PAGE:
He said he knew he might not play immediately in Washington, and he didn't. He has been inactive for six of the nine games and didn't play a down until getting in for the final drive in Philadelphia.

"I tried not to think about it," he said. "I've just tried to stay ready as best I could."

Jacoby -- one of the most popular Redskins ever -- returns almost a year after he tore up his left knee in Week 10 and underwent reconstructive knee surgery. He spent a week in the hospital and four weeks in a cast before beginning a grueling rehabilitation.

"He has worked his tail off," Hanifan said. "That shows you what kind of guy he is. He deserves a chance."

Jacoby laughed about the timing. His wife, Irene, will miss her first home game of the season after delivering their second child, Jenna, on Nov. 2.

"I'm excited," he said. "It's a little bit like starting over after 10 years. So much has happened, you go through a lot after an injury like that. There are still things I'm not doing as well as I should, but the more repetitions I've been getting in practice, the better I've been."

He comes in at a tough time. The Redskins are 5-4 and play the Saints on Sunday and the Cowboys on Thursday, then have only one more game left against an NFC opponent in the race for one of three wild-card spots in the playoffs.

"That's the way it's supposed to be," Jacoby said. "You want these games to matter. Maybe we should be ahead of where we are, but our future is in our hands."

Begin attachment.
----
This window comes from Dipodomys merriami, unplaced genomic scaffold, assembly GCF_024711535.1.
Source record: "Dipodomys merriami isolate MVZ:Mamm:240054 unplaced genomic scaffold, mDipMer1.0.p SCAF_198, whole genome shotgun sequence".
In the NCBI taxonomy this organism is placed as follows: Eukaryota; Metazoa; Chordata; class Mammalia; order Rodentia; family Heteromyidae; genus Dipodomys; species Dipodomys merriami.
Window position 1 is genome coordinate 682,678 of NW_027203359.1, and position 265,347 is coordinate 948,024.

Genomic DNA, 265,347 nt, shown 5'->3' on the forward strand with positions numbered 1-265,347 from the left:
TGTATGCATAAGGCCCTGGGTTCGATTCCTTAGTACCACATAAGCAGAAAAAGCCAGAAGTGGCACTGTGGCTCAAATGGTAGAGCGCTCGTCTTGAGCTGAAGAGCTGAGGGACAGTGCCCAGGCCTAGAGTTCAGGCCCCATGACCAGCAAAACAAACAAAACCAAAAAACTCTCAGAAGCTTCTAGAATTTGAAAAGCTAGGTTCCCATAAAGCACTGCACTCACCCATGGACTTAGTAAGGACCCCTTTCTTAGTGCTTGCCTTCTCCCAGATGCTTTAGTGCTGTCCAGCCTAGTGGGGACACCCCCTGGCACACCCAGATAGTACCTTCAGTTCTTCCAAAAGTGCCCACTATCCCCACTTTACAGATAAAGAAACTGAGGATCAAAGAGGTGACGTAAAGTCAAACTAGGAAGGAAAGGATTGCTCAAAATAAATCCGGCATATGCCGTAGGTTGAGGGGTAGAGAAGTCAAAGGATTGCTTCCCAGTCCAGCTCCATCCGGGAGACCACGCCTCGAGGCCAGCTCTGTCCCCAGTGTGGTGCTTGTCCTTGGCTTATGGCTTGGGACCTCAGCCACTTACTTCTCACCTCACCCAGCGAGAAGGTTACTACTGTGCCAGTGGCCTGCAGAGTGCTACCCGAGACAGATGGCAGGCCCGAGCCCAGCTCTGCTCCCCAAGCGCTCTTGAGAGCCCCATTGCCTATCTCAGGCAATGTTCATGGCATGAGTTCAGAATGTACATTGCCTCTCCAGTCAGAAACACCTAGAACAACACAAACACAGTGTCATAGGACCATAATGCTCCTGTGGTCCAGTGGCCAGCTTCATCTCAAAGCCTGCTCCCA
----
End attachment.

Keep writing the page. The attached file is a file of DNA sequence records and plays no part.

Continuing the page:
As for Davis, the only surprise is the timing. Gibbs said he wasn't attempting to send a message to his players, but the message likely was received.

Davis's days with the Redskins became numbered when he pulled a calf muscle and was unable to play against the Detroit Lions two weeks ago. The Redskins wanted to start four cornerbacks that day against the run-and-shoot offense, and many in the organization -- including coaches, players and management -- were not happy when Davis said he couldn't play.

The Redskins had several players on the field with what they believed to be more serious injuries. For instance, wide receiver Gary Clark, who caught eight passes and made a spectacular fourth-quarter run, had a pulled muscle in his thigh.

Davis was placed on injured reserve a couple of days after that game. He began training camp as the starter opposite Darrell Green, but lost the job to Martin Mayhew when a pulled thigh muscle kept him from playing.

"Things didn't work out for him here," Gibbs said. "We kept hoping he'd get healthy and be able to help us. I think it's better for everyone if he gets a fresh start somewhere else."

The Redskins gave Davis two weeks' severance pay. However, since players are required to spend at least four weeks on injured reserve, he may be eligible for at least another week's pay. How he goes about getting it is unclear, since NFL players no longer have a union to file grievances on behalf of players.

Davis was not available to comment.

Redskins Notes: Wide receiver Stephen Hobbs and cornerback Johnny Thomas cleared procedural waivers yesterday and were added to the 47-man roster in place of injured Walter Stanley and released long snapper Randy Kirk. The moves were made through the waiver wires to keep the Redskins from using one of their four remaining free moves.

The team will use another move today when Stan Humphries is placed on injured reserve and Mark Rypien is added to the 47-man roster. . . .

The Redskins could have three quarterbacks in uniform for the first time this year, but it has nothing to do with the health of Rutledge and Rypien. Gary Hogeboom will be in uniform if there are two injured players for the two-man inactive squad. At the moment, wide receiver Joe Howard (concussion) and guard Mark Schlereth (ankle) probably won't play. Schlereth was unable to practice yesterday.